External (and internal) influences on decisions

We like to think that we are in control of our decisions. Yet evidence from various neuroeconomics and marketing studies have shown that many of the decisions we make in our day-to-day lives have less to do with our own personal choices than we would like to think, and that we are instead easily influenced by internal visceral states and external suggestions and primes. According to Martin Lindstrom, author of Brandwashed, many of the decisions we make, particularly in supermarkets and shopping situations, are often determined by manipulations made by marketing executives. Whole Foods and other supermarkets prime us to shop by arranging their stores, displays and prices in a certain way to make us perceive their products in a particular manner. They fill their stores with flowers, particularly right at the entrances, connoting freshness and evoking thoughts of newly picked produce right from the fields, when in fact much of these products have been sitting in warehouses for weeks. They also display items packed unnecessarily in ice or sprayed with water, again ensuring us of their freshness and vitality. These manipulations do little for the products themselves, but affect our perception of them and therefore our willingness to pay.

Bodily states can also alter our decision-making processes and preferences. Previous studies investigating the effect of visceral states on external decisions have shown that when in a condition of hunger, people have a greater desire not only for food but also for money. Fasted individuals also make riskier bets on a financial decision-making task involving lottery choices, opting for the riskier option significantly more often when fasted, and choosing the safer bet when full. This finding is supported by the animal literature, in which animals are more risk-averse when sated but risk-seeking when hungry. This is presumably an evolutionarily selected trait prompting exploration and risk-seeking when in states of hunger, which could potentially lead to the acquisition of new food sources.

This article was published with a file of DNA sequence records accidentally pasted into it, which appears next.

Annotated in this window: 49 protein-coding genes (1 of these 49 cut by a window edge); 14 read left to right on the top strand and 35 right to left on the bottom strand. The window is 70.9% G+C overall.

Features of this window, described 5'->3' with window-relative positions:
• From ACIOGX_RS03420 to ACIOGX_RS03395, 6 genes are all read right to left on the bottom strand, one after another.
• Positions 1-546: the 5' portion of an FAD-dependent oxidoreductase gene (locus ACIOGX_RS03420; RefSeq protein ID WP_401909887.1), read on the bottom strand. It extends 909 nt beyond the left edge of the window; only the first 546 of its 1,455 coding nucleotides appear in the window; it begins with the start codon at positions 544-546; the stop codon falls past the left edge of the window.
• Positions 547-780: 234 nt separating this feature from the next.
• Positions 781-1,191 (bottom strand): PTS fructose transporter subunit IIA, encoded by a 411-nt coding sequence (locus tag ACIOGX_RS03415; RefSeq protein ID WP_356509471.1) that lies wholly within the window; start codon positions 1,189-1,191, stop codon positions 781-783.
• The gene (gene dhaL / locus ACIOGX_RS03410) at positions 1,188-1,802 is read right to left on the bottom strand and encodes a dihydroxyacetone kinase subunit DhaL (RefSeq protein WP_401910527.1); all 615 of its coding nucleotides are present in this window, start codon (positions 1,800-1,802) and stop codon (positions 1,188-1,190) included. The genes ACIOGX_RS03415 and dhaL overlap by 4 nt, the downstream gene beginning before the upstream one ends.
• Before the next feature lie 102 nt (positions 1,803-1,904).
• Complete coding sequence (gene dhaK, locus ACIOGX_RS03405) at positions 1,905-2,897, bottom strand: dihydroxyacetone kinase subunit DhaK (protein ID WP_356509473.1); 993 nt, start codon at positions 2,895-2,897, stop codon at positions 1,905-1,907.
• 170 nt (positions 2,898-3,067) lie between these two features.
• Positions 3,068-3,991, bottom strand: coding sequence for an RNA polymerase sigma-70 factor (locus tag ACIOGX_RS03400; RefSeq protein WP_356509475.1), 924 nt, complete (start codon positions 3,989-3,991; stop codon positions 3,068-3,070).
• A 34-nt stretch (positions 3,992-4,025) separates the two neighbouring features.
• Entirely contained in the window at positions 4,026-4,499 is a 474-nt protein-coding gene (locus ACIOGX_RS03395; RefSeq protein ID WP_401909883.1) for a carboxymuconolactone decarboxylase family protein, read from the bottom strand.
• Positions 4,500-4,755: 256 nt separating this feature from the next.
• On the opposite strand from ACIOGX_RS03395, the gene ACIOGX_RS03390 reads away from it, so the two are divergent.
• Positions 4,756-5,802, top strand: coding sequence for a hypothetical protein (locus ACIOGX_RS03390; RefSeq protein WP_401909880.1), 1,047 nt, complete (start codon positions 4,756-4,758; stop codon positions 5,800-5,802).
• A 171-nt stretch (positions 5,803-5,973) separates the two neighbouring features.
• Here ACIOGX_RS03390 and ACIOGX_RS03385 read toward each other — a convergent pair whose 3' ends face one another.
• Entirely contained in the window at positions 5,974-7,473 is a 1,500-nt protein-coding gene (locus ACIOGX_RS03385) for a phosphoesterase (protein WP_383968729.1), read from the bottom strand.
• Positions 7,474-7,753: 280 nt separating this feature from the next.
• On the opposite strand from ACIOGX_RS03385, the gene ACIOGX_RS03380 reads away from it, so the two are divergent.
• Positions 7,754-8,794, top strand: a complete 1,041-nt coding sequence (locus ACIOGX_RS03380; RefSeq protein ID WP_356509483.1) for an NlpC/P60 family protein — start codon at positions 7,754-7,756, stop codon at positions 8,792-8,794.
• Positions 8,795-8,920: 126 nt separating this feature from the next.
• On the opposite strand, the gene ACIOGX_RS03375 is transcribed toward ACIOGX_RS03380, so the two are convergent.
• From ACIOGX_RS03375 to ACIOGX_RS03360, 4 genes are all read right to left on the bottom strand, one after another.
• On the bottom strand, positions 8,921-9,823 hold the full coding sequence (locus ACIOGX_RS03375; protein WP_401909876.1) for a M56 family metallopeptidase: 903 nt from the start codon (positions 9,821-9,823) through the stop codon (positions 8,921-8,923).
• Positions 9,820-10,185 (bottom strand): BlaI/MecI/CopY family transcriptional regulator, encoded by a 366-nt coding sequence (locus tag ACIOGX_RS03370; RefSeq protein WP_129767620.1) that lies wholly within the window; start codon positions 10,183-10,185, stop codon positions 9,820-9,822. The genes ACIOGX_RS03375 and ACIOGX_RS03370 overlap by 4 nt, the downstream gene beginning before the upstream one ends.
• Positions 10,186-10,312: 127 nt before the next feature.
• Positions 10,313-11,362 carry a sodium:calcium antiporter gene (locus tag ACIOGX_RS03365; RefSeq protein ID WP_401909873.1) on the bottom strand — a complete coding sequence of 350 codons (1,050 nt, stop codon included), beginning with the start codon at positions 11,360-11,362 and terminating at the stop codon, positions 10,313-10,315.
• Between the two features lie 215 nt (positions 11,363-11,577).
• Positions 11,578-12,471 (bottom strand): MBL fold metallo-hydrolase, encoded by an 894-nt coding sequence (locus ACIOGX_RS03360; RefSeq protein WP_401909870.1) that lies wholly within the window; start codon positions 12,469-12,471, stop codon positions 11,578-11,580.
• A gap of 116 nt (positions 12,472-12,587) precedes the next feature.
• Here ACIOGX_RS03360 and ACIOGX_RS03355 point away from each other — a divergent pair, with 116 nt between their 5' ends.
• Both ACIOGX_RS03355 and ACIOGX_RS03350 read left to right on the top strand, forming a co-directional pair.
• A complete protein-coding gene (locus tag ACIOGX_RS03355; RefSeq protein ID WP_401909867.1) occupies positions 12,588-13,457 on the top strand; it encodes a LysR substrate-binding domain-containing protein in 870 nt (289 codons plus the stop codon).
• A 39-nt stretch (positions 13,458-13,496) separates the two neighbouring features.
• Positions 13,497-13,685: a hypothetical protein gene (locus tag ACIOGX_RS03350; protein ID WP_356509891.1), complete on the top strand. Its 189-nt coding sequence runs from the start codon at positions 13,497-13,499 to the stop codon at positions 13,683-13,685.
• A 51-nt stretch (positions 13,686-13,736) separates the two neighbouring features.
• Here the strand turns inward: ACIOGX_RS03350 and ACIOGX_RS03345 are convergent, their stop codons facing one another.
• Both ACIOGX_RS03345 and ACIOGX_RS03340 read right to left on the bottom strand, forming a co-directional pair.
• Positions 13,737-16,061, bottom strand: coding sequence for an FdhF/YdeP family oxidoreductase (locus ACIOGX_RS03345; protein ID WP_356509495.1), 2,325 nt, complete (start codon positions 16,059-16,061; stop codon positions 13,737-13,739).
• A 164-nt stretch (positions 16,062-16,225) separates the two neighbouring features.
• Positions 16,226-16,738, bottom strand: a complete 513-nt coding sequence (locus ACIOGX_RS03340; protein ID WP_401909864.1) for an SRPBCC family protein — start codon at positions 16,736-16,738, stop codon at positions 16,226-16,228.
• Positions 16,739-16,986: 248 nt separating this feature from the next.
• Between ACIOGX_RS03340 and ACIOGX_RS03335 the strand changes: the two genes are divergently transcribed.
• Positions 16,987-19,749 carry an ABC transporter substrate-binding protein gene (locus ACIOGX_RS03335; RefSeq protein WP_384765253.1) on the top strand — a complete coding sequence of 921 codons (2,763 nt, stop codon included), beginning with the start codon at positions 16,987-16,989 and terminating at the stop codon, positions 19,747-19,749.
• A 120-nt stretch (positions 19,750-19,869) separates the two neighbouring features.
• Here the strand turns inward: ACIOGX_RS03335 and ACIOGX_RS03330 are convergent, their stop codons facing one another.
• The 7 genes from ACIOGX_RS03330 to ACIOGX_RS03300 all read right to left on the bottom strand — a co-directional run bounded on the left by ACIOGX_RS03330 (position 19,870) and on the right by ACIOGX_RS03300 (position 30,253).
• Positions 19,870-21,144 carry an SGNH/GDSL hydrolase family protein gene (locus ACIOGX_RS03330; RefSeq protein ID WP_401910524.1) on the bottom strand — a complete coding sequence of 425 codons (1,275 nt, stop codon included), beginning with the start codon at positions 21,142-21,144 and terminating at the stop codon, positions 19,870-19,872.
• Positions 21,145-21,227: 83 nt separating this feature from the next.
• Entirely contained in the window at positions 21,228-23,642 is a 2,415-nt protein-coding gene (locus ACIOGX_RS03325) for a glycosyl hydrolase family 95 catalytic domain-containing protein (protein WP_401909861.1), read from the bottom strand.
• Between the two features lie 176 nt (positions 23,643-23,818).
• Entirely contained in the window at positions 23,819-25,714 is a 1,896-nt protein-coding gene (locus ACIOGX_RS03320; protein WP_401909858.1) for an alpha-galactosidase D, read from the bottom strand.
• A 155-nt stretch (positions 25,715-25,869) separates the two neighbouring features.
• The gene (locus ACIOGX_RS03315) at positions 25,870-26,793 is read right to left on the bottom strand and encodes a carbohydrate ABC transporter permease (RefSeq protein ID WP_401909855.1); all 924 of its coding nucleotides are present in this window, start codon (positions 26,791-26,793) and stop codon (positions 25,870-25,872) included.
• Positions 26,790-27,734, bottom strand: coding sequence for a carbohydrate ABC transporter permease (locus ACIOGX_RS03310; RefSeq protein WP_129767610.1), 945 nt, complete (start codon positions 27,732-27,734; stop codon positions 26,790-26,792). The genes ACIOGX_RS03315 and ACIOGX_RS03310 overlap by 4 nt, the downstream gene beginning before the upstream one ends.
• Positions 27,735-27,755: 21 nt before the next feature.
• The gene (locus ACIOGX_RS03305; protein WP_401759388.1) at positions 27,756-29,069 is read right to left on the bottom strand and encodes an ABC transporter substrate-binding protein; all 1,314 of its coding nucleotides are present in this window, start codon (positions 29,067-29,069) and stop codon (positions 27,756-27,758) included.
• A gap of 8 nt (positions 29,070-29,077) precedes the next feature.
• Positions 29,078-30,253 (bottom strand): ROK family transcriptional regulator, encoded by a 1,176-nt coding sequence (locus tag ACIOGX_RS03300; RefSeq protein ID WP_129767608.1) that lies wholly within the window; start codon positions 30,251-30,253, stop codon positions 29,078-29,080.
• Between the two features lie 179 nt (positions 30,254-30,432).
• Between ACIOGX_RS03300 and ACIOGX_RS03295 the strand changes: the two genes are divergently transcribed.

A similar "state of urgency" might be expected to be seen in situations where people have to use the restroom, choosing an immediate satisfaction over long-term outcomes. However, in a clever study published last year in Psychological Science (and that recently won an Ig Noble award), individuals with a full bladder actually chose the delayed reward more often than instant gratification.

Led by Mirjam Tuk, researchers in the Netherlands had participants consume either 700 or 50 ml of water and then complete a delay discounting task. The discounting task involved binary decisions between two set options, one a small reward that participants could receive immediately and the other a reward of greater magnitude they would receive after a certain period of time. Participants also had to indicate how badly they needed to urinate, ranging from "very urgently" to "not urgently at all". Individuals who had consumed the larger amounts of water (and who reported a greater urgency to urinate) chose the delayed option more often than those who had received the smaller serving of water.

Researchers hypothesized that this was because bladder control involves deliberate inhibitory measures on the individual's part, which then promote inhibition and self-control in other aspects of life. The authors call this idea "inhibitory spill over", where conscious cognition in one aspect, influenced by a visceral state, leaks over into other domains. This contradicts other theories of self-control, which believe restraint to be a limited personal resource that can be depleted through instances of restriction in one area, thereby allowing lapses of control at other instances.

These studies provide evidence that we should be aware of our surroundings and current physical and mental states when making important decisions, particularly concerning money. Clearly we do not live or function in a vacuum, nor make our decisions in one, but being mindful of the subconscious influences that are upon us, both internally and externally, can help us to make better decisions with a clearer mind and less biased approach.

Dana Smith

PhD student in Experimental Psychology at the University of Cambridge